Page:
It’s been quite some time since the first post announcing the arrival of our newest communal 3D printer here at ‘Berg. In the first few weeks of its arrival I put it through a series of tests to make sure calibration was accurate. While it crushed many of these, like the torture test that is Benchy, the experiments led to a fair share of struggles. Fixable struggles, but important lessons that I thought I would share with the community.
The problem: changing the filament.
To gear up for a new print, I needed to change the filament to a darker color. It seemed simple enough. Until some filament got left in the tube. And not a lot of filament. Just a tiny thread less than an inch long that we assumed would be pushed out by the new filament. Turns out this does not matter. The new filament will not push out the old and we were left with a mess. In order to clear it out, we went with the “Atomic Method” (Ultimaker’s terms, not ours). This involved disassembling the bowden tube, cutting a piece of filament to the approximate length of the tube, and manually pushing the remains out. Since this was our first time testing out this method, it took about an hour to change a roll of filament. But the good news is, it has been accomplished.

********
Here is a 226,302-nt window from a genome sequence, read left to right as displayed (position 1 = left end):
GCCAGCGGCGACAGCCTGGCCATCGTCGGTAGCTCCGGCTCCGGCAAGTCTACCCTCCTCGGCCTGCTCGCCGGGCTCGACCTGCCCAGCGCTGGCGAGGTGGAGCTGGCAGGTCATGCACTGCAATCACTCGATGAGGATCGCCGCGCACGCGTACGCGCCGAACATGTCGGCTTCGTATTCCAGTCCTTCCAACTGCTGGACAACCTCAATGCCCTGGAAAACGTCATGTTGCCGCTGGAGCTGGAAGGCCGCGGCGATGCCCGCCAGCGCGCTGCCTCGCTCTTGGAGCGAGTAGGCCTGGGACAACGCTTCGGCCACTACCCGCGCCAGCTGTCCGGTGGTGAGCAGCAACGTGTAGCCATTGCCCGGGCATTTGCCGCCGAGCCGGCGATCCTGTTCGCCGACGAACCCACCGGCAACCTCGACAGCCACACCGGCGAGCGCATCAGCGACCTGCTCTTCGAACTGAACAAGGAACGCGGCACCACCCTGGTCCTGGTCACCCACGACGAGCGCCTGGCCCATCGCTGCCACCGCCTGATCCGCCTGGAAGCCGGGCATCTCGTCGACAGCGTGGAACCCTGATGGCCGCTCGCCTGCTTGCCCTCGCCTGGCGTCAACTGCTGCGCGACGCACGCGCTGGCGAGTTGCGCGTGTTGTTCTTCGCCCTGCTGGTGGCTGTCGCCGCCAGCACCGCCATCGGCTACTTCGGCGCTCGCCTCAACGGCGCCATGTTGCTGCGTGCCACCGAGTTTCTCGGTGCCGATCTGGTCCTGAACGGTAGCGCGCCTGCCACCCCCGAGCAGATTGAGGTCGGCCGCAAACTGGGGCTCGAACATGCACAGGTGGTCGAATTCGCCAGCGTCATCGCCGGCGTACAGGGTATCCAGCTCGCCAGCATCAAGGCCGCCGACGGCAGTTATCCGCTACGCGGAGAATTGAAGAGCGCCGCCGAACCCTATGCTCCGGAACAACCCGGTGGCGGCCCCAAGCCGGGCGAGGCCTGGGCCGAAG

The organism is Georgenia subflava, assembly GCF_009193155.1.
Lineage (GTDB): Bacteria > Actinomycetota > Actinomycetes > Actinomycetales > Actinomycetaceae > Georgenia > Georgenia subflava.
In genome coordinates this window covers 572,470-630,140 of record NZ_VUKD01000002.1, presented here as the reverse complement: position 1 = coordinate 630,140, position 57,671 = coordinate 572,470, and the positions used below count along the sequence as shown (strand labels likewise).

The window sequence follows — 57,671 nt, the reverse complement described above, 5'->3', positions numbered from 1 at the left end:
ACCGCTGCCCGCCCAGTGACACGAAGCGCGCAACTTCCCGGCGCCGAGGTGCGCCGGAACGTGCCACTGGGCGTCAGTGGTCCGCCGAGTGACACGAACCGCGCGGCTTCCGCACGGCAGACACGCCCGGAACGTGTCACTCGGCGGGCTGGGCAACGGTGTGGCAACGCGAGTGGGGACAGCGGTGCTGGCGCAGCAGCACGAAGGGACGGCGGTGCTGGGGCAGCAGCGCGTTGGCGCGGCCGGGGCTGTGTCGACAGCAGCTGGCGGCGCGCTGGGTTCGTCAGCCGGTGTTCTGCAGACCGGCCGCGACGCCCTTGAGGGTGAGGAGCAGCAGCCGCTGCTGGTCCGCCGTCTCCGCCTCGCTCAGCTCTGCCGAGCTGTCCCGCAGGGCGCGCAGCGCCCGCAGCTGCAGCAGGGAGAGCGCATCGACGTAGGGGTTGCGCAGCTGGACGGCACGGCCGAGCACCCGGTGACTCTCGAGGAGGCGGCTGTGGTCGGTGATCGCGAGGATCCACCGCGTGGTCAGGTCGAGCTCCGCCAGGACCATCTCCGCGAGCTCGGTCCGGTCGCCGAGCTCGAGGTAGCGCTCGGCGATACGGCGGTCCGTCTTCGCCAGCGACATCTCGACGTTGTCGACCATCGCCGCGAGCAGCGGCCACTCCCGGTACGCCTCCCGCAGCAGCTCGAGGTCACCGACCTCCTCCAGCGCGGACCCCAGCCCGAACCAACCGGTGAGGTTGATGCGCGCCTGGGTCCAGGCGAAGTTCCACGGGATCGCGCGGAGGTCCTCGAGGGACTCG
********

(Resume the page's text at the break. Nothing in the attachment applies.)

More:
What did we learn? Tack on an extra 30 minutes to any project requesting a different color filament.
The problem: warping
I have to admit, this one surprised me. In hindsight I’m a little embarrassed by that fact. Making sure that prints stick to the build plate is always something I think about when looking at a model. There are many different ways to make this happen: use a glue stick, create supports like rafts, use an alternative surface (rubber mat) to print rather than the glass plate, etc…What I failed to realize, however, is that anything with a large surface area (e.g. more than 2 in x 2 in touching the build plate) would be more likely to warp. Why? Because larger surface areas cool faster than smaller surface areas. Once it warps even just a little, the nozzle, which dispenses the hot filament, catches and often times loses calibration and/or pries part of the print loose making it even more warped than it already was. As I said, embarrassing in hindsight because this makes complete sense!
Warping can also occur in taller prints, but has yet to be experienced in anything we have tried thus far.
What did we learn? Prints with more surface area touching the build plate are more likely to warp and require a higher build plate temp.
The problem: leveling the build plate
This actually isn’t a huge problem and should maybe be labeled a good practice. The printer sits on a table that could be sturdier. When people visit my office, they oftentimes lean on or bump against the table. Both of these things can throw off the calibration of the printer and cause distortion or failed adhesion in a print. Whenever a print starts to warp right off or won’t even stick to the build plate, it’s a good sign that the calibration is off. Luckily, the printer has an easy process for re-leveling the build plate. By aborting the print, letting everything cool, and following the simple instructions, it’s back on track.
What did we learn? Re-level the build plate! Simple and quick fix.
Where is most of this information coming from? The Ultimaker 2 Manual.
Next up on the blog list, a look at future training and events now that the Fall semester is here…